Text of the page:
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Lifecycle Rule

Lifecycle rules are the easiest way to add automation to your solution. Lifecycle rules have 2 parts - Lifecycle events and Lifecycle actions.

Lifecycle events are generated every time any change occurs in the system. For example when you update a lead - a lead being a process - an event called process:update:post is generated carrying the details of the change.

So we can write rules to execute automatic lifecycle actions basis lifecycle events. For example we can say whenever a lead is updated send a notification to the lead assignee. Here send-notification is the lifecycle action we want to execute.

To summarize, the following is a lifecycle rule

When a lead is updated, send a notification to the assignee

  • Lifecycle Event -> When lead is updated
  • Lifecycle Action -> Send a notification to the assignee

Event Conditions

More often than not we would want to add some conditions to figure out when we want to run a rule. Continuing the previous example - it would be far more useful to notify a lead assignee when important updates happen to the lead. For example

When a lead's state changes to converted, send an email to the assignee

Here we added an extra condition called "when the lead's state changes to converted" - These extra conditions / criteria are implemented via event conditions that we can add to any rule. Conditions follow standard rule engine grammar

Action Definition

Action definition is where we configure the exact parameters needed to run an action. For example here

When a lead's state changes to converted, send an email to the assignee

we would want to define what goes into the email as

"emailSubject": "{{}} has been conveerted",
"emailBody": "Hi {{user.firstName}}, congratulations your lead {{}} is now converted."

Here we are able to exactly configure what the action is going to be in the context of the event which in this case is a lead update. In the action definition you will be able to access all data pertaining to the update like process details, user details, etc...


Lifecycle rules should be tagged against a relevant meta entity like procedure, entity or statetask.


Rules can be processed in sync or async manner with the event. Ordering currently is not guaranteed for async rules.


many times we need to populate the original event for extra info. The main concerns around populating are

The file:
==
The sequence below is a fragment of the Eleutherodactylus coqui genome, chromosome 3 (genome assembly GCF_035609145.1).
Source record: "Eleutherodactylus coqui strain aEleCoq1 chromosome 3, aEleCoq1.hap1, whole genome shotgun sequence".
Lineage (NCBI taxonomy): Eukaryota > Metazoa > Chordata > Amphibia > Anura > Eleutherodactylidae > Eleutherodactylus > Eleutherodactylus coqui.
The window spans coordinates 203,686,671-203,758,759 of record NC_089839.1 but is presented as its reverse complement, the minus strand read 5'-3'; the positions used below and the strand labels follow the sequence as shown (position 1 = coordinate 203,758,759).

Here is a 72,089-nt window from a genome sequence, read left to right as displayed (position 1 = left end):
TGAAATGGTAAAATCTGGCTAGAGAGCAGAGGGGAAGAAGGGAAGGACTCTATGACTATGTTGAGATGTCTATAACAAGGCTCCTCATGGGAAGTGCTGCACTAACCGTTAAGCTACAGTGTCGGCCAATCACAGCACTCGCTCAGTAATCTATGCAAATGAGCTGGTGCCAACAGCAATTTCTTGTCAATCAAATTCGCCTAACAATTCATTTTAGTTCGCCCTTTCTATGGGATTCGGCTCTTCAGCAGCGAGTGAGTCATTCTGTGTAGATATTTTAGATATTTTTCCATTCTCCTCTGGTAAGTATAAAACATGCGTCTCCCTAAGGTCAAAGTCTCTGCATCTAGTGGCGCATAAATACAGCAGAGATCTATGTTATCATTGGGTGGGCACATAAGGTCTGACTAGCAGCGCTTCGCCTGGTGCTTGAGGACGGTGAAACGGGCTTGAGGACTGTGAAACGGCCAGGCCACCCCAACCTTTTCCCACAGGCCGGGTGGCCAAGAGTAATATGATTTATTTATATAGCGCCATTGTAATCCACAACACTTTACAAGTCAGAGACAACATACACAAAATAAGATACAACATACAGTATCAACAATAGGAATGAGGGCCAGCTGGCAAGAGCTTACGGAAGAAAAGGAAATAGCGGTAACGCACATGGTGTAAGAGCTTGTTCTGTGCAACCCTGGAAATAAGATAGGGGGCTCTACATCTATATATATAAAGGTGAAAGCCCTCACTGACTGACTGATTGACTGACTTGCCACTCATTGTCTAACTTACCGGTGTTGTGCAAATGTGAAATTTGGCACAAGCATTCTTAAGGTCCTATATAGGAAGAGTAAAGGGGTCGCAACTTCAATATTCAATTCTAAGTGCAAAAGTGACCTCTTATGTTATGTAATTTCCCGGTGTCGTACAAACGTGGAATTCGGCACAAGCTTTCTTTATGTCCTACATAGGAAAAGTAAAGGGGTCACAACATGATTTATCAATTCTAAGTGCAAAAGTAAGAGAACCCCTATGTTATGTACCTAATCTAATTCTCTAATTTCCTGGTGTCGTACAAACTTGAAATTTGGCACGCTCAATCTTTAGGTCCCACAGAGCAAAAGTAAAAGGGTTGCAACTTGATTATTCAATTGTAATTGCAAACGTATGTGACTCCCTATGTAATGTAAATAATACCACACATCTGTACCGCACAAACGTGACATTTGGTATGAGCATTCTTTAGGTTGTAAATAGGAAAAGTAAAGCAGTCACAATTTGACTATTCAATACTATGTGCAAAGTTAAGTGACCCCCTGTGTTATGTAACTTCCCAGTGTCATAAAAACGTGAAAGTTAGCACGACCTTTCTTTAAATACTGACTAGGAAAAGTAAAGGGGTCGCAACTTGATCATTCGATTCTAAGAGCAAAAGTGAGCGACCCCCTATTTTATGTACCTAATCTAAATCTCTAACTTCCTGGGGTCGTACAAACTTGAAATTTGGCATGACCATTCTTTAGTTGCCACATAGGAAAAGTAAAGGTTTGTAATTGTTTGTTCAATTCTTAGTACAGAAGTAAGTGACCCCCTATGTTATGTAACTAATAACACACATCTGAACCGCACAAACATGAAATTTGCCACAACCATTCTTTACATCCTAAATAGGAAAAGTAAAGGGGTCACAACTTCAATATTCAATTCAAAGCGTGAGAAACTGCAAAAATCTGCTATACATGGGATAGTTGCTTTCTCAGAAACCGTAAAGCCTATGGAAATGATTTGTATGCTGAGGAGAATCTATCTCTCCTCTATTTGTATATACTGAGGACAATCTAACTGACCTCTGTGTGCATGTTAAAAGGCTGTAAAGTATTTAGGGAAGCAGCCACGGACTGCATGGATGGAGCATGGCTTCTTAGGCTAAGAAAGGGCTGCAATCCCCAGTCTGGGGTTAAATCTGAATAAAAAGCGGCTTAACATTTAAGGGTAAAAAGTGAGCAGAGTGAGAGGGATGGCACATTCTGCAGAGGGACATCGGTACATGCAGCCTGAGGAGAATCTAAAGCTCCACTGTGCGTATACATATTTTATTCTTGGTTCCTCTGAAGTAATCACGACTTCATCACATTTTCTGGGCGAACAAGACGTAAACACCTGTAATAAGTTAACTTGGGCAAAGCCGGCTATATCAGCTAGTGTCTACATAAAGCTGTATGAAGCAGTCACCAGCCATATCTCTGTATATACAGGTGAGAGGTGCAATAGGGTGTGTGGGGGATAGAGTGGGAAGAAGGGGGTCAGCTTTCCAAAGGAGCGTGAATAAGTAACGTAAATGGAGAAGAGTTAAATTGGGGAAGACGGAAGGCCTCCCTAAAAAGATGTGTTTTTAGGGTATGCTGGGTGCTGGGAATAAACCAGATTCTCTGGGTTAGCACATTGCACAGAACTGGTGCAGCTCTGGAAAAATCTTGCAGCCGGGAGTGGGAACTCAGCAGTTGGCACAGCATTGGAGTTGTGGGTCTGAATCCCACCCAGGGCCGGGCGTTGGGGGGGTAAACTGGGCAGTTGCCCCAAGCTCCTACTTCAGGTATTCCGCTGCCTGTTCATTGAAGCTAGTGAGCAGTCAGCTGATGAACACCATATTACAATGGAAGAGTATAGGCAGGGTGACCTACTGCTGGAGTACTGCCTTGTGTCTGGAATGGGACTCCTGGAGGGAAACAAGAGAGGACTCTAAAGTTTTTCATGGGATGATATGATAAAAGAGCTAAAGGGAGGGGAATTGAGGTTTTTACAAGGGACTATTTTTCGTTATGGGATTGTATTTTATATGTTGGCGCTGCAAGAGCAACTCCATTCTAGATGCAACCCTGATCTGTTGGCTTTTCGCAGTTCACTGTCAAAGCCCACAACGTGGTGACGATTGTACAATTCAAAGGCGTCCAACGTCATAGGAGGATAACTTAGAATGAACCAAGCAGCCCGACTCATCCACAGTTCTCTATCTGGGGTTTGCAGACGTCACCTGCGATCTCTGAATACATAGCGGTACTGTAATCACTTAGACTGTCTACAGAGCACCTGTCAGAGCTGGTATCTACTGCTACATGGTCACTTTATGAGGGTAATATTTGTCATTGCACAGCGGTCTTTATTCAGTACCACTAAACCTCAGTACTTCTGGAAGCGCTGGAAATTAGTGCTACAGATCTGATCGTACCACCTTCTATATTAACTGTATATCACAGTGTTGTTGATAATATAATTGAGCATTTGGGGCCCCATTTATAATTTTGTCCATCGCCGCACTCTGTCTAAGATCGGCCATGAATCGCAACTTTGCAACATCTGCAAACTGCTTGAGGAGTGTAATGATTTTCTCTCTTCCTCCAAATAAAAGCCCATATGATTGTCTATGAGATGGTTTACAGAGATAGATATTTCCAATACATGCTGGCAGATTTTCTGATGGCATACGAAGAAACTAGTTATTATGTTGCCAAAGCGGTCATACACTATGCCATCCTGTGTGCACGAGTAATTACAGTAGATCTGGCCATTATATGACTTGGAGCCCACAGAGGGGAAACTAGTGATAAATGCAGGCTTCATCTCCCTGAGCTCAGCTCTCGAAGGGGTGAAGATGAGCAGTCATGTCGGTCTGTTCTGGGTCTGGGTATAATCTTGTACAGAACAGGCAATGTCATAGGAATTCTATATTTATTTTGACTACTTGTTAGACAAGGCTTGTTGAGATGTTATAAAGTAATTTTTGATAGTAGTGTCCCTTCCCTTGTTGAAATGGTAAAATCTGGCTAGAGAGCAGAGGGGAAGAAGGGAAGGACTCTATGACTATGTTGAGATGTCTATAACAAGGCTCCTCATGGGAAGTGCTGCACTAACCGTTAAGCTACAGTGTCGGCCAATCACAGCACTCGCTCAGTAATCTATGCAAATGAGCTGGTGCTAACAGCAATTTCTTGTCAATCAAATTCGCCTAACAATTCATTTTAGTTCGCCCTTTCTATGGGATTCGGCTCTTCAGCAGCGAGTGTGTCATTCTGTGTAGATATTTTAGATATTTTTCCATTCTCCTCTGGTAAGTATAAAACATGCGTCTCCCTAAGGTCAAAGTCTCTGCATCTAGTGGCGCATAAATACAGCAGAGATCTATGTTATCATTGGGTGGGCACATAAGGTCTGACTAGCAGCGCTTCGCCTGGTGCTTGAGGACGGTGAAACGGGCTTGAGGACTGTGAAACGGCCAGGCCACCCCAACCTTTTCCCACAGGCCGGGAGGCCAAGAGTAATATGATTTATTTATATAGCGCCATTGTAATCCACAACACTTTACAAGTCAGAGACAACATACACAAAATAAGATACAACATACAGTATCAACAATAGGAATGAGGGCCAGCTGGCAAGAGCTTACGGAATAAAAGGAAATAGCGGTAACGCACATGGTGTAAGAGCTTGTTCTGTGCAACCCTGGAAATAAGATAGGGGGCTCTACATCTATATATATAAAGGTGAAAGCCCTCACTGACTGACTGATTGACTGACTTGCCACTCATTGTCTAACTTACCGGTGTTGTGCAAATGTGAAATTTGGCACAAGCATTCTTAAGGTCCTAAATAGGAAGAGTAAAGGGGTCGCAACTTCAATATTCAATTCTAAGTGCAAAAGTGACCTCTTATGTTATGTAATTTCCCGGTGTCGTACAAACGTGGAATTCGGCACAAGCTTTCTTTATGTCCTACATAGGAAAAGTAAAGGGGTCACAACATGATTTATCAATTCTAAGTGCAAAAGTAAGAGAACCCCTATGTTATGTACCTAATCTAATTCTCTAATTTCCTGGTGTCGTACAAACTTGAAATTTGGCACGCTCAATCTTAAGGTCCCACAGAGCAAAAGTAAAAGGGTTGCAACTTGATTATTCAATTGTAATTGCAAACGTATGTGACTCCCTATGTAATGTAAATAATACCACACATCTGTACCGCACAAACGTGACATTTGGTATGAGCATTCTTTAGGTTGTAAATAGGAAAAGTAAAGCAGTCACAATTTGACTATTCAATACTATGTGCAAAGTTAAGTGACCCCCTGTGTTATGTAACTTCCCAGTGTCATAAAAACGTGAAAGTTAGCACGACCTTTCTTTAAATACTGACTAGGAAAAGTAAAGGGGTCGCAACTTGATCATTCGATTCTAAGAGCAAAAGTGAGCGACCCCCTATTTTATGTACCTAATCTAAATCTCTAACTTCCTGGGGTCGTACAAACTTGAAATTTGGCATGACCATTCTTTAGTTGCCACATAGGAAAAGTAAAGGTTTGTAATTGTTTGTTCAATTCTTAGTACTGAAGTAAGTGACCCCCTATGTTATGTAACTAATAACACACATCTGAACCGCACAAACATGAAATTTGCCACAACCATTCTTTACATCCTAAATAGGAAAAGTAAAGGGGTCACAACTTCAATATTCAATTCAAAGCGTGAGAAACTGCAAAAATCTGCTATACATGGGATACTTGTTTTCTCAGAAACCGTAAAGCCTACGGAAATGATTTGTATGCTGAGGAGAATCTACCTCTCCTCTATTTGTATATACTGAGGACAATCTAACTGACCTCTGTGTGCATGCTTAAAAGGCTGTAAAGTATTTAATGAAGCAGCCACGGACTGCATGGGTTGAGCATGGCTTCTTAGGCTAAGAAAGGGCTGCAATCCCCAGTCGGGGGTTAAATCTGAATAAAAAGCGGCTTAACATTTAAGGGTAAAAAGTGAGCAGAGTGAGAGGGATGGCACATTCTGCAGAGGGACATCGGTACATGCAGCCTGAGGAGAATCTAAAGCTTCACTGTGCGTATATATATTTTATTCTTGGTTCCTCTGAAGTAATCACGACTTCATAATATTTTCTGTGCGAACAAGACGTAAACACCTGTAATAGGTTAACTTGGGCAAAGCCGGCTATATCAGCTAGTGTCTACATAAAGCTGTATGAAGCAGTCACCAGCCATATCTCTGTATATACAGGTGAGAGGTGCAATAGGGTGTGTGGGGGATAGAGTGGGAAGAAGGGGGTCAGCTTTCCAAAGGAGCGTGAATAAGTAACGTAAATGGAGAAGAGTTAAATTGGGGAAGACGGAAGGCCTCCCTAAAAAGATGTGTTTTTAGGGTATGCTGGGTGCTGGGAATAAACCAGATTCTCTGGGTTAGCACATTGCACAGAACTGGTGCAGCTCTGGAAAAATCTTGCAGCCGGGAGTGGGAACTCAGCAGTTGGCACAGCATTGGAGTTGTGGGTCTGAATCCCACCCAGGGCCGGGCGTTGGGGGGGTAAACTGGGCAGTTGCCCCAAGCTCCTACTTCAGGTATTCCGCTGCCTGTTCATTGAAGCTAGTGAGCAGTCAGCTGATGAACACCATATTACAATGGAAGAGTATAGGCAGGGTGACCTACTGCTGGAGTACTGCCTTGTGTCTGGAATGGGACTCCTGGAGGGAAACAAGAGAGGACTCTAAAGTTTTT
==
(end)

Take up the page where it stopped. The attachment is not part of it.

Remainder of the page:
• latency - too many populates = too many data fetches = slower rules
  • more complex rules

Currently populate is done at 3 levels

  • process-event
    • all task events get populated with populatedTask
  • process-action
    • all events with the correct populatePath definition gets populated in-situ - original event object gets mutated
  • action implementation
    • individual actions themselves also populate data usually into a key called _meta

List of events

  • api-check:post
  • booking:update:post
  • call:create:post
  • call:create:pre
  • call:update:post
  • email:received:post
  • form-response:create:post
  • process:allocate:post
  • process:create:post
  • process:create:pre
  • process:state-change:post
  • process:update:post
  • process:update:pre
  • record:create:post
  • record:update:post
  • task:create:post
  • task:create:pre
  • task:update:post
  • task:update:pre
  • upload-job:complete:post
  • user:login:post
  • user:logout:post
  • webhook:inbound:post

List Of Actions

  • process:start
  • record:create
  • record-process:create
  • process:complete
  • process:update
  • process:bulk-update
  • process:find-one-and-update
  • task:create-from-statetask
  • task:allocate
  • task:bulk-update
  • record:find-and-update
  • script:run
  • task:webhook-task-external
  • process:webhook-process-external
  • call:webhook-call-external
  • task:webhook
  • process:bulk-find-and-complete
  • process:update-using-rule
  • process:modify-query
  • external-api:call
  • call:link-record-and-process
  • notify:email
  • notify:sms
  • notification:create
  • external-data-store:push